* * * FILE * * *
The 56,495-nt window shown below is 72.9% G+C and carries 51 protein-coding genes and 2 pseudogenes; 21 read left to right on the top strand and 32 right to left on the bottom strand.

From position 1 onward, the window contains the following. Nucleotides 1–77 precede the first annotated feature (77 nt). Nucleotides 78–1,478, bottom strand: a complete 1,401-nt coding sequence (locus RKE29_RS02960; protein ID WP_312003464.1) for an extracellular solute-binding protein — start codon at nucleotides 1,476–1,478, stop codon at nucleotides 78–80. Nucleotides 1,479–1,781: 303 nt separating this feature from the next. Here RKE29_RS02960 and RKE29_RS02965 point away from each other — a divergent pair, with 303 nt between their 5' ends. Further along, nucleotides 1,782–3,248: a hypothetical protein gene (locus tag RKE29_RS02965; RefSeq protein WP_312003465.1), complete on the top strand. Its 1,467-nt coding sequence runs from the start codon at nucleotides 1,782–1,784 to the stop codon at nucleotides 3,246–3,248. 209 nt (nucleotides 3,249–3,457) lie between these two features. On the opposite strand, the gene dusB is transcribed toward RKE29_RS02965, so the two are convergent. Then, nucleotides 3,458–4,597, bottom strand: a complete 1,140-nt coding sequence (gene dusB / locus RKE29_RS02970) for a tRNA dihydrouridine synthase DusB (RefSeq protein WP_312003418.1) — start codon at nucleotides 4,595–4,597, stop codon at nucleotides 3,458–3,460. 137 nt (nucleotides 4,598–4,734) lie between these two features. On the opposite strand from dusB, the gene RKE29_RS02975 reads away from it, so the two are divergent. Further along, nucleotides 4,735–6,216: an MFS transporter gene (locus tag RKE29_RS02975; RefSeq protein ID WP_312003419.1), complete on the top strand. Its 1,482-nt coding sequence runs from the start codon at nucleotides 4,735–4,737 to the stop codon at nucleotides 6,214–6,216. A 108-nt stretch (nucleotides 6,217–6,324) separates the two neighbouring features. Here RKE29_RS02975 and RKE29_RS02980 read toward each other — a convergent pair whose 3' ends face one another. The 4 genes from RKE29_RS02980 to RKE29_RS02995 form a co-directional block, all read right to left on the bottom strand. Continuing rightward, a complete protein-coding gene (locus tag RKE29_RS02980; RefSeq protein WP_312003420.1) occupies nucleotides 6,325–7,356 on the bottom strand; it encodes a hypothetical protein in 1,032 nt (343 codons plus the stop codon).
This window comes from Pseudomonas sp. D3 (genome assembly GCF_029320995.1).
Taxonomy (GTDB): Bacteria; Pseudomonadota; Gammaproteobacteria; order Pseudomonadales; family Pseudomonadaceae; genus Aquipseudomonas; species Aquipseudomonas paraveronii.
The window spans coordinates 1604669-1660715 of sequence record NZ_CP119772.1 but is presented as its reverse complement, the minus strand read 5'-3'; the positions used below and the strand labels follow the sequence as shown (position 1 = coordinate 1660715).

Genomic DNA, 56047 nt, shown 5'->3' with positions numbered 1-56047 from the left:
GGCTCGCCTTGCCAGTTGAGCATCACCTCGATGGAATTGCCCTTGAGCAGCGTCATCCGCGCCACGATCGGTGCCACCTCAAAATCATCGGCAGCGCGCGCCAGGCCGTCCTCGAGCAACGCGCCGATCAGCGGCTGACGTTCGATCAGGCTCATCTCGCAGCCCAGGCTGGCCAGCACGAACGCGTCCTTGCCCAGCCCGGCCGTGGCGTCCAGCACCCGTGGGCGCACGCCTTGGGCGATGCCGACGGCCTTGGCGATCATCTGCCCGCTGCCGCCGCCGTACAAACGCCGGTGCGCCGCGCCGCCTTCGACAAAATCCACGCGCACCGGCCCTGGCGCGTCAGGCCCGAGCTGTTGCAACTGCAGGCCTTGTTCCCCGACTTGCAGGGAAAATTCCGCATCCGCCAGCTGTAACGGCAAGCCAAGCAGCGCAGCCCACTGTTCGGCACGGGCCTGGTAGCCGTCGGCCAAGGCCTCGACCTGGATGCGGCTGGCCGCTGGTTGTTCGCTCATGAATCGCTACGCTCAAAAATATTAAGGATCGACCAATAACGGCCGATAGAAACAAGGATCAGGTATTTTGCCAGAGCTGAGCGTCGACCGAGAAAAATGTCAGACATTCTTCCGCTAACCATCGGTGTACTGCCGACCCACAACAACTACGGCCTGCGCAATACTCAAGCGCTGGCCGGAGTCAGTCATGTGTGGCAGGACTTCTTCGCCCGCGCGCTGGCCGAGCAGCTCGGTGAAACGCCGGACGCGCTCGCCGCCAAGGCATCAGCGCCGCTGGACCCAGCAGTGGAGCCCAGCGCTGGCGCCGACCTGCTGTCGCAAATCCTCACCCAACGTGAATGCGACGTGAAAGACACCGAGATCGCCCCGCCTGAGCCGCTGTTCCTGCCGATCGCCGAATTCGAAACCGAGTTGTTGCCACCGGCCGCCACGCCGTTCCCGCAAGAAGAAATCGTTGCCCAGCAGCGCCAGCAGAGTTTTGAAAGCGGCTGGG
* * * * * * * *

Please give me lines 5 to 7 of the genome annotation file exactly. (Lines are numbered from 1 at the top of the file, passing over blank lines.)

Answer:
The window spans coordinates 1604669-1660715 of sequence record NZ_CP119772.1 but is presented as its reverse complement, the minus strand read 5'-3'; the positions used below and the strand labels follow the sequence as shown (position 1 = coordinate 1660715).

Genomic DNA, 56047 nt, shown 5'->3' with positions numbered 1-56047 from the left:
GGCTCGCCTTGCCAGTTGAGCATCACCTCGATGGAATTGCCCTTGAGCAGCGTCATCCGCGCCACGATCGGTGCCACCTCAAAATCATCGGCAGCGCGCGCCAGGCCGTCCTCGAGCAACGCGCCGATCAGCGGCTGACGTTCGATCAGGCTCATCTCGCAGCCCAGGCTGGCCAGCACGAACGCGTCCTTGCCCAGCCCGGCCGTGGCGTCCAGCACCCGTGGGCGCACGCCTTGGGCGATGCCGACGGCCTTGGCGATCATCTGCCCGCTGCCGCCGCCGTACAAACGCCGGTGCGCCGCGCCGCCTTCGACAAAATCCACGCGCACCGGCCCTGGCGCGTCAGGCCCGAGCTGTTGCAACTGCAGGCCTTGTTCCCCGACTTGCAGGGAAAATTCCGCATCCGCCAGCTGTAACGGCAAGCCAAGCAGCGCAGCCCACTGTTCGGCACGGGCCTGGTAGCCGTCGGCCAAGGCCTCGACCTGGATGCGGCTGGCCGCTGGTTGTTCGCTCATGAATCGCTACGCTCAAAAATATTAAGGATCGACCAATAACGGCCGATAGAAACAAGGATCAGGTATTTTGCCAGAGCTGAGCGTCGACCGAGAAAAATGTCAGACATTCTTCCGCTAACCATCGGTGTACTGCCGACCCACAACAACTACGGCCTGCGCAATACTCAAGCGCTGGCCGGAGTCAGTCATGTGTGGCAGGACTTCTTCGCCCGCGCGCTGGCCGAGCAGCTCGGTGAAACGCCGGACGCGCTCGCCGCCAAGGCATCAGCGCCGCTGGACCCAGCAGTGGAGCCCAGCGCTGGCGCCGACCTGCTGTCGCAAATCCTCACCCAACGTGAATGCGACGTGAAAGACACCGAGATCGCCCCGCCTGAGCCGCTGTTCCTGCCGATCGCCGAATTCGAAACCGAGTTGTTGCCACCGGCCGCCACGCCGTTCCCGCAAGAAGAAATCGTTGCCCAGCAGCGCCAGCAGAGTTTTGAAAGCGGCTGGG